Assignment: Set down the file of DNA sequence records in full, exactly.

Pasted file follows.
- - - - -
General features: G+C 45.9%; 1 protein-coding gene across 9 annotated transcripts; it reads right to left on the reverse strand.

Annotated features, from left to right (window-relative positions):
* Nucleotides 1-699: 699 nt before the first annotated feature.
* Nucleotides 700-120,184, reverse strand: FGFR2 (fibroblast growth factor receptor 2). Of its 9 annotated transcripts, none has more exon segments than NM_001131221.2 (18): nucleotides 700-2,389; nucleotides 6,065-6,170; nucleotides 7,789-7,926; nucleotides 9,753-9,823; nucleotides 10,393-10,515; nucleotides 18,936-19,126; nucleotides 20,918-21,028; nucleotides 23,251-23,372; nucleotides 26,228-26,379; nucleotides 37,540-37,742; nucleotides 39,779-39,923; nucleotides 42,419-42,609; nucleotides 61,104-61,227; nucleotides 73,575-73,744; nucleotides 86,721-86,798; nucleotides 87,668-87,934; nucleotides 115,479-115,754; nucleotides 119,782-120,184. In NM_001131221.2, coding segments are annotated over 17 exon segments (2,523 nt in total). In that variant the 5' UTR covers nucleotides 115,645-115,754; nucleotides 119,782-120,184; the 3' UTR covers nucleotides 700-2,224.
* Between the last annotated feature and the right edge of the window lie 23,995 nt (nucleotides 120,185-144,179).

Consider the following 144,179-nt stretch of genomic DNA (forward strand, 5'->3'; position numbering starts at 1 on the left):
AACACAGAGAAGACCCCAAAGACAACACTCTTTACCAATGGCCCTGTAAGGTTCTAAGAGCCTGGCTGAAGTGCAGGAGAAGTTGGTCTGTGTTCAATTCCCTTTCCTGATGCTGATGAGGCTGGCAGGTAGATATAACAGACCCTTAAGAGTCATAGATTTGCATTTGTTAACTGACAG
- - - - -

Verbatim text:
General features: G+C 45.9%; 1 protein-coding gene across 9 annotated transcripts; it reads right to left on the reverse strand.

Annotated features, from left to right (window-relative positions):
* Nucleotides 1-699: 699 nt before the first annotated feature.
* Nucleotides 700-120,184, reverse strand: FGFR2 (fibroblast growth factor receptor 2). Of its 9 annotated transcripts, none has more exon segments than NM_001131221.2 (18): nucleotides 700-2,389; nucleotides 6,065-6,170; nucleotides 7,789-7,926; nucleotides 9,753-9,823; nucleotides 10,393-10,515; nucleotides 18,936-19,126; nucleotides 20,918-21,028; nucleotides 23,251-23,372; nucleotides 26,228-26,379; nucleotides 37,540-37,742; nucleotides 39,779-39,923; nucleotides 42,419-42,609; nucleotides 61,104-61,227; nucleotides 73,575-73,744; nucleotides 86,721-86,798; nucleotides 87,668-87,934; nucleotides 115,479-115,754; nucleotides 119,782-120,184. In NM_001131221.2, coding segments are annotated over 17 exon segments (2,523 nt in total). In that variant the 5' UTR covers nucleotides 115,645-115,754; nucleotides 119,782-120,184; the 3' UTR covers nucleotides 700-2,224.
* Between the last annotated feature and the right edge of the window lie 23,995 nt (nucleotides 120,185-144,179).

Consider the following 144,179-nt stretch of genomic DNA (forward strand, 5'->3'; position numbering starts at 1 on the left):
AACACAGAGAAGACCCCAAAGACAACACTCTTTACCAATGGCCCTGTAAGGTTCTAAGAGCCTGGCTGAAGTGCAGGAGAAGTTGGTCTGTGTTCAATTCCCTTTCCTGATGCTGATGAGGCTGGCAGGTAGATATAACAGACCCTTAAGAGTCATAGATTTGCATTTGTTAACTGACAG